Is a Cell Phone Bill Considered a Utility Bill?

A utility bill is a monthly payment for essential services that provide the infrastructure to run a household. Traditional utilities include electricity, natural gas, water, sewer, trash removal, and recycling services. As technology evolves and becomes more integrated into daily life, people debate whether newer services like cell phones, cable, and internet should be considered utility bills. This article examines the arguments on both sides to answer the question, “Is a cell phone bill a utility bill?”

What is a Utility Bill?

A utility bill typically contains:

  • Customer name, address, account number
  • Service period dates
  • Usage amount
  • Service charges
  • Total amount due
  • Due date
  • Payment options

Traditional utility services that are widely accepted as essential include:

  • Electricity
  • Natural gas
  • Water and sewer
  • Trash and recycling

Over time, the definition of “utility” has expanded to include other home services:

  • Landline phone
  • Cable TV
  • Internet
  • Cell phone

The Case for Cell Phones as a Utility

There are several reasons why many people consider cell phone service a monthly utility:

Near Universal Adoption

  • Over 90% of American adults own a cell phone.
  • 77% own a smartphone as of 2021.
  • Cell phones are deeply integrated into everyday life.

Critical Communication Device

  • Primary phone service for most households.
  • Critical for emergency/health/safety needs.
  • Essential for work, school, social connections.

Consistent Monthly Bill

  • Billed monthly like traditional utilities.
  • Ongoing service, not one-time purchase.
  • Viewed by many as a fixed monthly expense.

Internet Access Point

  • Primary way many access the internet.
  • Internet is considered by some as a utility.
  • Cell phone is bundled with this “new” utility.

The Case Against Cell Phones as Utilities

However, some argue cell phone bills should not be classified as utilities:

Not an Essential Service

  • Cell phones are convenient but not absolutely necessary to live.
  • Unlike electricity/water, it is possible to live without a cell phone.

Not Tied to the Home

  • Cell phones are portable – not a home service.
  • Utilities are traditionally home-based infrastructure.

Purchase of a Product

  • Cell phones are a consumer product you purchase.
  • Not an ongoing home service like traditional utilities.

Not a Natural Monopoly

  • Utilities evolved as government-regulated monopolies.
  • Cell service is provided competitively by private companies.

Tax Status

  • Utilities can be taxed by local governments but cell plans cannot.

Key Differences from Traditional Utilities

While cell phone bills share some characteristics with utility bills, there are also key differences:

  • Not location-based like home utilities.
  • Not a natural monopoly – many competing providers.
  • More like purchasing a consumer product.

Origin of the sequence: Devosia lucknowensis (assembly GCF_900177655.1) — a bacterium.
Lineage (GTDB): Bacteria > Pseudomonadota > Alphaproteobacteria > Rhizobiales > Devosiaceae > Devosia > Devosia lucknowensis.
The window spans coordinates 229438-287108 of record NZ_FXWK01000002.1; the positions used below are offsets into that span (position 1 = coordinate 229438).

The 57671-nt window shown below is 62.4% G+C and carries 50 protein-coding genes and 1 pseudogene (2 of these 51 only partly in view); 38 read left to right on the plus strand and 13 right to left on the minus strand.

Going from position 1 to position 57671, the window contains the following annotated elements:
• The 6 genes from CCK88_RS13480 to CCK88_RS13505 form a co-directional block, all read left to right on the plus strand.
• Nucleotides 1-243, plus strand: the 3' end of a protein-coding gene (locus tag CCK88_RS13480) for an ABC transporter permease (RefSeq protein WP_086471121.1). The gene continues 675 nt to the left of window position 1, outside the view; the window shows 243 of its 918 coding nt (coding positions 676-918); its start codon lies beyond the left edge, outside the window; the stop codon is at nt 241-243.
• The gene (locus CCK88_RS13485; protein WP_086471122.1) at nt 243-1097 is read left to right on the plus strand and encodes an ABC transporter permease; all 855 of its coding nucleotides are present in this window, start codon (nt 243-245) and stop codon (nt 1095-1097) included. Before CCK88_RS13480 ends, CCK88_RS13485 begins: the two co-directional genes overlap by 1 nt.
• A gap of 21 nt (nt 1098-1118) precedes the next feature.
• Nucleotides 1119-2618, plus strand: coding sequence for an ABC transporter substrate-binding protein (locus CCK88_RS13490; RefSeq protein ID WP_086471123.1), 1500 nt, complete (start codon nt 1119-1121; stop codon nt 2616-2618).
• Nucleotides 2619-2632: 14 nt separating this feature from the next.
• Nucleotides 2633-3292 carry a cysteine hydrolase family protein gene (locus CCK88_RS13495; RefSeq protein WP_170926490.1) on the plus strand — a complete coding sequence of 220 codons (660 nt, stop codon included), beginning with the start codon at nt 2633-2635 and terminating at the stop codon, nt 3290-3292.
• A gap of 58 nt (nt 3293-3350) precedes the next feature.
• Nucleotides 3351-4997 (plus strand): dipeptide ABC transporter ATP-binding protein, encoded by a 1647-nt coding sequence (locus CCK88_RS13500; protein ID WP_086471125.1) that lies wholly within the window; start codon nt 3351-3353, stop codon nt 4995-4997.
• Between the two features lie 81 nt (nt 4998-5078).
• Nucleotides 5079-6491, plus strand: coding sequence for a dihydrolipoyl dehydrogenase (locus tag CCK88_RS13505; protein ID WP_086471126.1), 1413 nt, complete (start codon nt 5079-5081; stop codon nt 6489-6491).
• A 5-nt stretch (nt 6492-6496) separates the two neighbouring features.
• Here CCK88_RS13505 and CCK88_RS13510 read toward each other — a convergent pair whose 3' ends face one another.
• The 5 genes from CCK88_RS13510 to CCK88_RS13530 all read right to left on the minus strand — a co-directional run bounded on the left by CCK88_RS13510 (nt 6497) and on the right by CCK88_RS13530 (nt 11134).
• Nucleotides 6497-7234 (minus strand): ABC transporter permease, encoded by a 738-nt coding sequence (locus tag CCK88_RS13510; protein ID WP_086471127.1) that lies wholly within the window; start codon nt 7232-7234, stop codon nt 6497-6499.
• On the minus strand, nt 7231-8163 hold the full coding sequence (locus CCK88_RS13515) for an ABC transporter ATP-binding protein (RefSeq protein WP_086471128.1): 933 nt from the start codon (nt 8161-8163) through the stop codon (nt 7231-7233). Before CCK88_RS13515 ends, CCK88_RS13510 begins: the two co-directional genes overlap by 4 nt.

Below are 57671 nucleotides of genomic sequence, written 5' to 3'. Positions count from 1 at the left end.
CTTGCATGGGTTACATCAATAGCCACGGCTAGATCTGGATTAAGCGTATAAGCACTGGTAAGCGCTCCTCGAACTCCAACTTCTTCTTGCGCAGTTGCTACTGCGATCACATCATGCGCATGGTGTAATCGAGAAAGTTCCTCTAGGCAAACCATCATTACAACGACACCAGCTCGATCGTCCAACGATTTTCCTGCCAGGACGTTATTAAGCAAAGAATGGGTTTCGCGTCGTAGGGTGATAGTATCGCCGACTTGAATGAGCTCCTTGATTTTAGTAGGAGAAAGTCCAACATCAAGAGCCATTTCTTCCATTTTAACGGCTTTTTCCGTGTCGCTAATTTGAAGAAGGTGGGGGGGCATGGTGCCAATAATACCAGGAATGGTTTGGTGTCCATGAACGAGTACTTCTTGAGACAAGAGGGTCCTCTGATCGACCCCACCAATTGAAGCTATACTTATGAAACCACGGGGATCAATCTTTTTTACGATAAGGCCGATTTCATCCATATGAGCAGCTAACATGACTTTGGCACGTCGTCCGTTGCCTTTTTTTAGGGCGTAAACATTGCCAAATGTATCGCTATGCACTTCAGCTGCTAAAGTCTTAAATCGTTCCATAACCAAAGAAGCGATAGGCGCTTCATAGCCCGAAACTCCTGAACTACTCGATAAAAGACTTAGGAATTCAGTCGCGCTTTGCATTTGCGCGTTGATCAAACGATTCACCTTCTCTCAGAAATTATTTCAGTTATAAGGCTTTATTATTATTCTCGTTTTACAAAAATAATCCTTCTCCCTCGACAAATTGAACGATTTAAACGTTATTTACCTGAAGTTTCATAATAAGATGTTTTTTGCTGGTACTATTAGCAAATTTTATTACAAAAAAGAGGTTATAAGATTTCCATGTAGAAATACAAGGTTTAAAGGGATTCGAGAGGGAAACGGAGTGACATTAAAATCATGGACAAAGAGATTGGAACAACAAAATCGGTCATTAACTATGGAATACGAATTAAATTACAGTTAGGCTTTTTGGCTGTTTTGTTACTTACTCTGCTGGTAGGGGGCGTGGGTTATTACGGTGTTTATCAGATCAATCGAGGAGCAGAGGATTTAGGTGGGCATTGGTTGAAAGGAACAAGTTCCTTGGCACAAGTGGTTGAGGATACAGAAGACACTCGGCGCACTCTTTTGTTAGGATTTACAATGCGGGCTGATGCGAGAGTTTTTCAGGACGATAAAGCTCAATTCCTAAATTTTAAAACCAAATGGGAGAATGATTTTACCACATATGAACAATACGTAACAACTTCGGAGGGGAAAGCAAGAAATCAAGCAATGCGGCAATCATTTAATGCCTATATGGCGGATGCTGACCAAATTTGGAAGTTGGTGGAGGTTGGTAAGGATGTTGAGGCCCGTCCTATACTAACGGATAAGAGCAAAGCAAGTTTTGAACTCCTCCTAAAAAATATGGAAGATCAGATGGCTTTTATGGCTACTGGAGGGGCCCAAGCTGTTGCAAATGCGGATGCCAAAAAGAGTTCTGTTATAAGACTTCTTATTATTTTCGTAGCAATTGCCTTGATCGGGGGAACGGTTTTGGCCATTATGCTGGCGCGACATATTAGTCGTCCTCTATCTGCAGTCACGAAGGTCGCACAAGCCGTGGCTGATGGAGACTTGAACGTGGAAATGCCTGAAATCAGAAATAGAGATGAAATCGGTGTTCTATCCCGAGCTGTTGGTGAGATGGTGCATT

• Government regulated as general telecom service.
  • Taxed differently than public utilities.


There are reasonable arguments on both sides of this debate. How an individual defines “utility” seems tied to how essential cell phone service is perceived to be in their daily life. For most American households today, cell phone service is considered a basic necessity rather than a discretionary purchase. From this viewpoint, classifying cell phone bills as a modern utility makes sense. However, cell phone service differs in some important ways from traditional home infrastructure utilities. Ultimately, it is a matter of perspective and definition whether this very common monthly bill should be called a utility or not.


Is cell phone bill a utility expense?


Utilities are the basic services your home, apartment, or business needs to keep it comfortable and functioning properly. Common utilities include water, sewer, electric, gas, trash, and recycling. Technology subscriptions like cable TV, internet, security, and phone service can also be considered utilities.

Does WIFI count as a utility bill?


Internet bills are considered a utility bill, just like telephone bills, because they provide services to the home or business that are considered necessary for daily activity.

What is the utility bill?


Utility bills are monthly costs for essential services like electricity, natural gas to heat your home, sewer, and water, as well as nice-to-have services like cable television or streaming services, such as Netflix or Hulu, and your cell phone.

Does a credit card bill count as a utility bill?


A credit card bill typically cannot be used as a utility bill. Utility bills are documents that show proof of payment for essential services such as electricity, water, gas, or internet. Credit card bills, on the other hand, show the transactions made using a credit card and the amount owed to the credit card company.

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Do phone bills count as utility bill?
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